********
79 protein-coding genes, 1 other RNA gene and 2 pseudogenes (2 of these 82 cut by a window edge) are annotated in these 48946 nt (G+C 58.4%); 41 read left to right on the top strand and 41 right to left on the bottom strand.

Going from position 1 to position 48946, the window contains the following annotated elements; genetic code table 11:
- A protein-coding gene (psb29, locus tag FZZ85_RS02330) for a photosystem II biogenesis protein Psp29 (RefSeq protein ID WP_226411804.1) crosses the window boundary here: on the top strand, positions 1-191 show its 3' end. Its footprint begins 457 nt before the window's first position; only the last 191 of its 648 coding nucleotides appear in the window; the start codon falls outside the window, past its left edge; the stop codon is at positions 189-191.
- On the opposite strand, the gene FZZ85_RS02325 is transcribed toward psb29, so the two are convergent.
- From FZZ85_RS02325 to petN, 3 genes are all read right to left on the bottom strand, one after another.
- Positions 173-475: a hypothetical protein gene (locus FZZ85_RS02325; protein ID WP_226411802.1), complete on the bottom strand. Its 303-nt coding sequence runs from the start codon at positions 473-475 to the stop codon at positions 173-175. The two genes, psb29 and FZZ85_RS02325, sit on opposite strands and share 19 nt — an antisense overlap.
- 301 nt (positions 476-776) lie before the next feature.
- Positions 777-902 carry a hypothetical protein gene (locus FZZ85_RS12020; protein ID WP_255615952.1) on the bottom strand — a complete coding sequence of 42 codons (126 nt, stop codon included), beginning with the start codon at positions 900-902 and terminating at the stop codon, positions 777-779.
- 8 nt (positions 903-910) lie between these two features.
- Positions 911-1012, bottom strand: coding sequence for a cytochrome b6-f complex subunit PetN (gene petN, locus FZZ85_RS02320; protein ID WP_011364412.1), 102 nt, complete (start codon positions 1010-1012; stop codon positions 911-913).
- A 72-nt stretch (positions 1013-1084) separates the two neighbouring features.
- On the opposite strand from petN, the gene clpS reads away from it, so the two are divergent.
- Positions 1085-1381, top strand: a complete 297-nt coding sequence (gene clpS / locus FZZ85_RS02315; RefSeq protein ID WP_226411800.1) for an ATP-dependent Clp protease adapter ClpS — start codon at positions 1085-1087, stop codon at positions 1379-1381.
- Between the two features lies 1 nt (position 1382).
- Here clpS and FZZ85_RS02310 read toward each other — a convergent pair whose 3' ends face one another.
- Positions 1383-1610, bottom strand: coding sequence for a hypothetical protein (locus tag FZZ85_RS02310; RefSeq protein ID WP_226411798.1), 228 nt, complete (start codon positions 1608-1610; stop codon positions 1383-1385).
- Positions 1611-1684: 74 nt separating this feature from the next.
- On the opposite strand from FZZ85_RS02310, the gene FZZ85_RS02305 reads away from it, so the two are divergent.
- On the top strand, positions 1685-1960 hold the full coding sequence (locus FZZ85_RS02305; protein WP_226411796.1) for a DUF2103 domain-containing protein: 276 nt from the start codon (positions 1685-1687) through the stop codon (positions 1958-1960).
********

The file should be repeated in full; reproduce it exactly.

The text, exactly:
79 protein-coding genes, 1 other RNA gene and 2 pseudogenes (2 of these 82 cut by a window edge) are annotated in these 48946 nt (G+C 58.4%); 41 read left to right on the top strand and 41 right to left on the bottom strand.

Going from position 1 to position 48946, the window contains the following annotated elements; genetic code table 11:
- A protein-coding gene (psb29, locus tag FZZ85_RS02330) for a photosystem II biogenesis protein Psp29 (RefSeq protein ID WP_226411804.1) crosses the window boundary here: on the top strand, positions 1-191 show its 3' end. Its footprint begins 457 nt before the window's first position; only the last 191 of its 648 coding nucleotides appear in the window; the start codon falls outside the window, past its left edge; the stop codon is at positions 189-191.
- On the opposite strand, the gene FZZ85_RS02325 is transcribed toward psb29, so the two are convergent.
- From FZZ85_RS02325 to petN, 3 genes are all read right to left on the bottom strand, one after another.
- Positions 173-475: a hypothetical protein gene (locus FZZ85_RS02325; protein ID WP_226411802.1), complete on the bottom strand. Its 303-nt coding sequence runs from the start codon at positions 473-475 to the stop codon at positions 173-175. The two genes, psb29 and FZZ85_RS02325, sit on opposite strands and share 19 nt — an antisense overlap.
- 301 nt (positions 476-776) lie before the next feature.
- Positions 777-902 carry a hypothetical protein gene (locus FZZ85_RS12020; protein ID WP_255615952.1) on the bottom strand — a complete coding sequence of 42 codons (126 nt, stop codon included), beginning with the start codon at positions 900-902 and terminating at the stop codon, positions 777-779.
- 8 nt (positions 903-910) lie between these two features.
- Positions 911-1012, bottom strand: coding sequence for a cytochrome b6-f complex subunit PetN (gene petN, locus FZZ85_RS02320; protein ID WP_011364412.1), 102 nt, complete (start codon positions 1010-1012; stop codon positions 911-913).
- A 72-nt stretch (positions 1013-1084) separates the two neighbouring features.
- On the opposite strand from petN, the gene clpS reads away from it, so the two are divergent.
- Positions 1085-1381, top strand: a complete 297-nt coding sequence (gene clpS / locus FZZ85_RS02315; RefSeq protein ID WP_226411800.1) for an ATP-dependent Clp protease adapter ClpS — start codon at positions 1085-1087, stop codon at positions 1379-1381.
- Between the two features lies 1 nt (position 1382).
- Here clpS and FZZ85_RS02310 read toward each other — a convergent pair whose 3' ends face one another.
- Positions 1383-1610, bottom strand: coding sequence for a hypothetical protein (locus tag FZZ85_RS02310; RefSeq protein ID WP_226411798.1), 228 nt, complete (start codon positions 1608-1610; stop codon positions 1383-1385).
- Positions 1611-1684: 74 nt separating this feature from the next.
- On the opposite strand from FZZ85_RS02310, the gene FZZ85_RS02305 reads away from it, so the two are divergent.
- On the top strand, positions 1685-1960 hold the full coding sequence (locus FZZ85_RS02305; protein WP_226411796.1) for a DUF2103 domain-containing protein: 276 nt from the start codon (positions 1685-1687) through the stop codon (positions 1958-1960).